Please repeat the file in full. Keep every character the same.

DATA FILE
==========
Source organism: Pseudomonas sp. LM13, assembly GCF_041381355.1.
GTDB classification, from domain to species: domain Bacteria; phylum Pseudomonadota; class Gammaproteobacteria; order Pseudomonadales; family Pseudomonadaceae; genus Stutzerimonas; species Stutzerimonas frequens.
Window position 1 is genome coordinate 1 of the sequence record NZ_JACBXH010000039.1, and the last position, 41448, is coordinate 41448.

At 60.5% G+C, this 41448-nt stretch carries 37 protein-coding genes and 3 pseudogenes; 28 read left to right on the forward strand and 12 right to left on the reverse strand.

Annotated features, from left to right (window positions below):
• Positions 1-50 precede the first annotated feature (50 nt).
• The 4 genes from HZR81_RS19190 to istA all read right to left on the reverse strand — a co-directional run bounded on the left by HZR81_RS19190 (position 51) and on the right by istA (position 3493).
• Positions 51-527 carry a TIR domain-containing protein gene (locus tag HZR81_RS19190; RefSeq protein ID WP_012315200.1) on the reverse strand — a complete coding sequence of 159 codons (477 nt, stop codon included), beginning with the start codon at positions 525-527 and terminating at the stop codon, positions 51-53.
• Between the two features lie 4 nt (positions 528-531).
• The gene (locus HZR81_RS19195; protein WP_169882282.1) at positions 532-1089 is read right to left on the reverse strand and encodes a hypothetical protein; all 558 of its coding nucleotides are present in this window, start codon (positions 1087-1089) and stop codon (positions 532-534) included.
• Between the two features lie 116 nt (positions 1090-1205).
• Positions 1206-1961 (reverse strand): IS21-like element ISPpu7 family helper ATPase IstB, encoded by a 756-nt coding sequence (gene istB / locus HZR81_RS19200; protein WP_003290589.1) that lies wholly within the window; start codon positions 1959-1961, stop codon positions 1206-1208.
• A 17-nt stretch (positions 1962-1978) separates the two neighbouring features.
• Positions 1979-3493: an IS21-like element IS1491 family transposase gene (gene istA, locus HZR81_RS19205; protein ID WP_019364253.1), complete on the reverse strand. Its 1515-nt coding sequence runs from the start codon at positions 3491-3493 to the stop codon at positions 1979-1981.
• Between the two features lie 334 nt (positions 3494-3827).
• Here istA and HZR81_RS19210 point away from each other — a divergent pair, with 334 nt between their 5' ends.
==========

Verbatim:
Source organism: Pseudomonas sp. LM13, assembly GCF_041381355.1.
GTDB classification, from domain to species: domain Bacteria; phylum Pseudomonadota; class Gammaproteobacteria; order Pseudomonadales; family Pseudomonadaceae; genus Stutzerimonas; species Stutzerimonas frequens.
Window position 1 is genome coordinate 1 of the sequence record NZ_JACBXH010000039.1, and the last position, 41448, is coordinate 41448.

At 60.5% G+C, this 41448-nt stretch carries 37 protein-coding genes and 3 pseudogenes; 28 read left to right on the forward strand and 12 right to left on the reverse strand.

Annotated features, from left to right (window positions below):
• Positions 1-50 precede the first annotated feature (50 nt).
• The 4 genes from HZR81_RS19190 to istA all read right to left on the reverse strand — a co-directional run bounded on the left by HZR81_RS19190 (position 51) and on the right by istA (position 3493).
• Positions 51-527 carry a TIR domain-containing protein gene (locus tag HZR81_RS19190; RefSeq protein ID WP_012315200.1) on the reverse strand — a complete coding sequence of 159 codons (477 nt, stop codon included), beginning with the start codon at positions 525-527 and terminating at the stop codon, positions 51-53.
• Between the two features lie 4 nt (positions 528-531).
• The gene (locus HZR81_RS19195; protein WP_169882282.1) at positions 532-1089 is read right to left on the reverse strand and encodes a hypothetical protein; all 558 of its coding nucleotides are present in this window, start codon (positions 1087-1089) and stop codon (positions 532-534) included.
• Between the two features lie 116 nt (positions 1090-1205).
• Positions 1206-1961 (reverse strand): IS21-like element ISPpu7 family helper ATPase IstB, encoded by a 756-nt coding sequence (gene istB / locus HZR81_RS19200; protein WP_003290589.1) that lies wholly within the window; start codon positions 1959-1961, stop codon positions 1206-1208.
• A 17-nt stretch (positions 1962-1978) separates the two neighbouring features.
• Positions 1979-3493: an IS21-like element IS1491 family transposase gene (gene istA, locus HZR81_RS19205; protein ID WP_019364253.1), complete on the reverse strand. Its 1515-nt coding sequence runs from the start codon at positions 3491-3493 to the stop codon at positions 1979-1981.
• Between the two features lie 334 nt (positions 3494-3827).
• Here istA and HZR81_RS19210 point away from each other — a divergent pair, with 334 nt between their 5' ends.